surfaces and consider this a procedure for the repair of pipes otherwise repairable, that is, pipes with the listed imperfections.

51 With respect to tests on repaired pipe, Cen-Vi-Ro points to paragraph (h) of Section 137 of the Concrete Manual which provides that each pipe on which major repairs have been effected be tested at the service head and for tests on occasional pipe having lesser repairs capable of affecting performance of the pipe to assure the security of such repairs. This paragraph also provides for tests on representative units of cracked but unshattered pipe and states that if there is no leakage, other than sweating at 50-foot head, the pipe may be accepted for heads of less than 50 foot.

69 The Tentative Instructions to Concrete Pipe Inspectors provided that pipes having circumferential cracks in the spigot of 12 inches or more would be rejected.

63 Cen-Vi-Ro appears to agree, for in its letter of June 10, 1965 (Exh. 5G), in reply to the Bureau's May 13 letter, Cen-Vi-Ro stated that the specifications allow repair of circumferential cracks but agrees that extensive circumferential cracks should not be allowed and that each section should be judged on its own merits. The same comments are made with respect to longitudinal cracks.

February 7, 1973 While the Manual does not ex- A summary prepared by Mr. pressly define major repair and Kenneth Thomas, chief plant invarying definitions of the term were spector, reflects that 25.6 percent of given at the hearing,54 it is clear all pipe units less rejects manufacthat under the Manual only repairs tured under DC-6000 required masuch as extend through the shell jor repairs (24.6 percent of pipes thickness or large repairs to bell are installed).57 The summary reflects major. Cen-Vi-Ro's expert wit- that 14.3 percent of total pipes less nesses, Mr. Howard F. Peckworth rejects manufactured under DCand Dr. Raymond E. Davis, al- 6130 required major repair (14 perthough recognizing that it depended cent of all pipes installed). These on the extent of the defect, charac- percentages are based in part on Mr. terized the list of nine normally re- Thomas' estimate from his observapairable defects in the Manual as tions, admitted to be a guess, that 50 being generally or usually minor re- percent of pipes produced prior to pair.55 The Government's expert May 15, 1965, required major rewitness, Mr. Walter R. McLean, pair.58 Percentages of pipes requirtestified that a major repair is any ing major repair produced after repair affecting structural integrity May 15 are based on Bureau recof the pipe.56 We accept this defini- ords. While we have no doubt of Mr. tion.

Thomas' sincerity, we cannot accept

this analysis as accurate. First, as to 54 The Bureau's concept of major repair is

pipes requiring major repairs which that all repairs other than those normally accomplished on the rollaway are major (Tr. were produced prior to May 15, 1411, 1412). Mr. Herrera was of the opinion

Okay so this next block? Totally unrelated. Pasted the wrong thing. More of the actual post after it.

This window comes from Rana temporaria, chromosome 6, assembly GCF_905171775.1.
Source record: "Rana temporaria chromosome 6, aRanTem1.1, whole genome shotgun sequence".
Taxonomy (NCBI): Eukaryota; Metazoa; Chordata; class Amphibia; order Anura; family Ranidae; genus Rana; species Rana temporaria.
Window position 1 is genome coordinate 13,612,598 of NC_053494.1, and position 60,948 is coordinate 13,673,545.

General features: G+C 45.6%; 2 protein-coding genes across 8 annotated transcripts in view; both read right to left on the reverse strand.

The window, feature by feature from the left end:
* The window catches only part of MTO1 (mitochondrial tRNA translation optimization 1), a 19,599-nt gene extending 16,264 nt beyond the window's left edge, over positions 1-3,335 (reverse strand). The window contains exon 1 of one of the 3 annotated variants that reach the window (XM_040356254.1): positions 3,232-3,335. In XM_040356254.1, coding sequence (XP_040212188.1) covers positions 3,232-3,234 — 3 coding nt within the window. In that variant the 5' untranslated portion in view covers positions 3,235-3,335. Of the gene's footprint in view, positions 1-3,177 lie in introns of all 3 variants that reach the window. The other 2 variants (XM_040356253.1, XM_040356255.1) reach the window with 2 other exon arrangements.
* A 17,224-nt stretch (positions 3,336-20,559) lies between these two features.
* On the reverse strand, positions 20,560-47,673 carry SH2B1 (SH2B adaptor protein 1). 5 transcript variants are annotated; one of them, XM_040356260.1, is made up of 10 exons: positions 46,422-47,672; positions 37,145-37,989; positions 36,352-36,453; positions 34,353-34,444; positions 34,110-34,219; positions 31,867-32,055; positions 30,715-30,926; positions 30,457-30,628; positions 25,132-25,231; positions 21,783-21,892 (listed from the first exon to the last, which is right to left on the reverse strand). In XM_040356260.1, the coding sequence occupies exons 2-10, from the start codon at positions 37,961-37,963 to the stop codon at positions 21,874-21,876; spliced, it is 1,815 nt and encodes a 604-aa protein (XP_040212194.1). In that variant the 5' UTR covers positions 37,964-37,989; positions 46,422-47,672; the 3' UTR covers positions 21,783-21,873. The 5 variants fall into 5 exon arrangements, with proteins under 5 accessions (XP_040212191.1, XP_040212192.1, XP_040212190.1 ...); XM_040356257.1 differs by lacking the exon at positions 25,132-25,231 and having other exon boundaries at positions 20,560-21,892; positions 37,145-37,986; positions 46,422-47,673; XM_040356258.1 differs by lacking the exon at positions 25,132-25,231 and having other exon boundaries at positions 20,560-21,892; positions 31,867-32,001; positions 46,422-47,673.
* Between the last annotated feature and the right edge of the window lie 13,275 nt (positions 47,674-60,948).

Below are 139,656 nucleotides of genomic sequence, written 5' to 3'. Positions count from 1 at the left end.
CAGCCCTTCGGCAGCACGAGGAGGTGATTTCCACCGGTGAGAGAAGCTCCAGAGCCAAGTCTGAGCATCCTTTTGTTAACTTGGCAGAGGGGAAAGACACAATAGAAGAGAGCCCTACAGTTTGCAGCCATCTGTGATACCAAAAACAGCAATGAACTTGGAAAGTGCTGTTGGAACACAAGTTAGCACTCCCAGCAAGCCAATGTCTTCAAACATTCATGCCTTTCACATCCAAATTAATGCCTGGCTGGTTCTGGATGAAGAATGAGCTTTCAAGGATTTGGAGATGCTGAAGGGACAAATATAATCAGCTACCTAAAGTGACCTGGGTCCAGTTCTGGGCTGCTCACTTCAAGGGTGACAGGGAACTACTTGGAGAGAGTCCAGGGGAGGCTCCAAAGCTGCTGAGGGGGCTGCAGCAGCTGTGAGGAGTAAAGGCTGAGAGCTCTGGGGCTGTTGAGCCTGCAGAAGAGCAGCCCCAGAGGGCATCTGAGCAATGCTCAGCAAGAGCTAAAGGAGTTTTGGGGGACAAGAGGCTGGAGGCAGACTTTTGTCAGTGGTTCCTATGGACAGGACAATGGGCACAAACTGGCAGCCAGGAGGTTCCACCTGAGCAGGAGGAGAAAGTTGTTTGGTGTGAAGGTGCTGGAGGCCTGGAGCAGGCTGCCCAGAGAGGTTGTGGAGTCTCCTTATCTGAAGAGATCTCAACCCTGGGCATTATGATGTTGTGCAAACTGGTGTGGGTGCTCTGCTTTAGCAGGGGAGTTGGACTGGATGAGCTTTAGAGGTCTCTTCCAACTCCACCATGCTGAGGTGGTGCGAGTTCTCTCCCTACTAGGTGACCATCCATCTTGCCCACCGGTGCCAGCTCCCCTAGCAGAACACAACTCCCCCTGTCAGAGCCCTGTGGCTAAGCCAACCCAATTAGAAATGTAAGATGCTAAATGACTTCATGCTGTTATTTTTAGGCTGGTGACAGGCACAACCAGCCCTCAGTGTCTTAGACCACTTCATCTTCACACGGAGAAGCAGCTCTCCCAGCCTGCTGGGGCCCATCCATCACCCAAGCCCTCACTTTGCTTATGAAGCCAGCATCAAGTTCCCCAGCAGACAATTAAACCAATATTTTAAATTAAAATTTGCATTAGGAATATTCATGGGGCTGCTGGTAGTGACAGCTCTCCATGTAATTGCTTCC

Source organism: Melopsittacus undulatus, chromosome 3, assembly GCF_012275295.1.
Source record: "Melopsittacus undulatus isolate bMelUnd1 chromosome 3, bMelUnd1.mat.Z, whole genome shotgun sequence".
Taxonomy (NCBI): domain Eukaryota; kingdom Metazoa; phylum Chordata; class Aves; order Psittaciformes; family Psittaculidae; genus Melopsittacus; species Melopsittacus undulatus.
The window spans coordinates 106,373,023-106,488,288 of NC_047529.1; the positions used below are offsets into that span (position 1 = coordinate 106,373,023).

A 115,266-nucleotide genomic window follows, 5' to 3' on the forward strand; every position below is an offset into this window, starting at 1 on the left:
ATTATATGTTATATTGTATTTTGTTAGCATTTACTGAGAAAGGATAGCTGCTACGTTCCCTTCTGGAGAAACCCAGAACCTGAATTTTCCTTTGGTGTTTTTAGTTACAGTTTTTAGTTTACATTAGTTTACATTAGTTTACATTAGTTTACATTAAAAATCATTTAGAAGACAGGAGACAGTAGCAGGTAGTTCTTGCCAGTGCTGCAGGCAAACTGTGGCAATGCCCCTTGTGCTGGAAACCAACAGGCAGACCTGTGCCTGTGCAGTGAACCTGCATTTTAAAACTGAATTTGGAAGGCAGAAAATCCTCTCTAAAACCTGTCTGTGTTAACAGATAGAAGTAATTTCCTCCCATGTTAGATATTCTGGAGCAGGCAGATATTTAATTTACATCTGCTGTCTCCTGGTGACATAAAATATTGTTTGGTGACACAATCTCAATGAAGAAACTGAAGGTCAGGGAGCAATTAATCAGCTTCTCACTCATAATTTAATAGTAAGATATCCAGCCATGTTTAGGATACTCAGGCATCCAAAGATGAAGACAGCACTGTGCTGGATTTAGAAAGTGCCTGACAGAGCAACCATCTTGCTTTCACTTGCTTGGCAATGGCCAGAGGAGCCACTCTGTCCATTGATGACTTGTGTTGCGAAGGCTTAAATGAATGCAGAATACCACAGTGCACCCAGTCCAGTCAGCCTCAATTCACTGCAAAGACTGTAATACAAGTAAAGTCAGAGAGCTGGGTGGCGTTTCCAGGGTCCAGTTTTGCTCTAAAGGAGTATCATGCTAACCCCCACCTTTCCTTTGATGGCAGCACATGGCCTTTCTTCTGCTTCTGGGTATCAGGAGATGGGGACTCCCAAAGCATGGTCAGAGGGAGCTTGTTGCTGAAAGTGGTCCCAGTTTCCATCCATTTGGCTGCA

1965, it is admitted to be a guess. It that a major repair was anything requiring replacement of concrete and cure to make it part of the original pipe (Tr. 791).

57 Analysis of the State of Production Just 55 Tr. 104-108 ; Deposition of Dr. Davis, pp. Prior to Bureau's May 15 Inventory (Exh. 133, 13–15. Mr. Peckworth, whose qualifications as pp. 5 and 7). It appears that the definition of an expert in concrete pipe are clearly supported major repair used in compiling this exhibit is by the record and were conceded by the all repairs other than those normally accomGovernment (Tr. 132), described the late Dr. plished on the rollaway as part of regular Raymond E. Davis as "probably the most production procedure (note 54, supra). famous man in the world on concrete" (Tr.

68 Tr. 1413, 1414, 1599. The record reflects 118).

that Mr. Thomas responded at one point with 5A Tr. 2256. Mr. Borden, Bureau engineer, the 50 percent estimate to a question concerntestified that a patch of a chip or piece of ing pipe manufactured before May (15) which concrete on the outside of a pipe which fell was repaired after May (15) and at another off and which had no bearing on quality would point with the 50 percent estimate to a ques. not be a cause for concern (Tr. 1688, 1689). tion concerning pipe requiring repair which Yet under the Government's definition, this was in inventory or produced prior to May could and probably would be a major repair. (15) (Tr. 1413, 1414). While we assume that The resident engineer was of the opinion that the latter is intended, we note that Departa major repair was a repair to a large area ment counsel's supplemental brief of March 26, of the bell, repair of an extended length of 1971, refers to the estimate as being "of pipes the spigot groove or a repair to a fallout of in inventory prior to May 15 requiring repair." any consequence (Tr. 1925). We conclude The difference could be significant since it that the Government's witnesses have

appears that R. H. Fulton laid in excess of pudiated the concept of major repair which is 1,200 pipes prior to the suspension of laying based on where the repairs were accomplished operations in November of 1964 (par. 86, (note 54, supra).

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should be noted that the Govern- dence of the definition of major rement's own record indicates 251 pair utilized by Cen-Vi-Ro in mainpipes required major repair as of taining its records, we do not conOctober 17, 1964 (tabulation en- sider that the Cumulative Daily closed with memorandum, dated Oc- Pipe Record is necessarily indicatober 22, 1964, Exh. 8). Second, it is tive of all pipes requiring major rebased on a concept of major repair pair as of May 7, 1965. However, it, which is at variance with that we nevertheless, represents a record have adopted based on the Concrete maintained at the time which in our Manual and testimony of the Gov- view precludes acceptance of the esernment's own witnesses. Thirdly, timate that 50 percent of all pipe the Cumulative Daily Pipe Record produced prior to May 15, 1965, re(DC-6000) as of May 7, 1965, indi- quired major repairs. 60 cates that 10,526 pipes had been We will take up the question of manufactured of which 706 required Cen-Vi-Ro's alleged failure to take major repair. 59 Since there is no evi- known corrective action in conjunc

tion with Cen-Vi-Ro's claims for in50 Cumulative Daily Pipe Record for period

dividual changes. May 7 to 14, 1965 (App's Exh. 0). The Gov.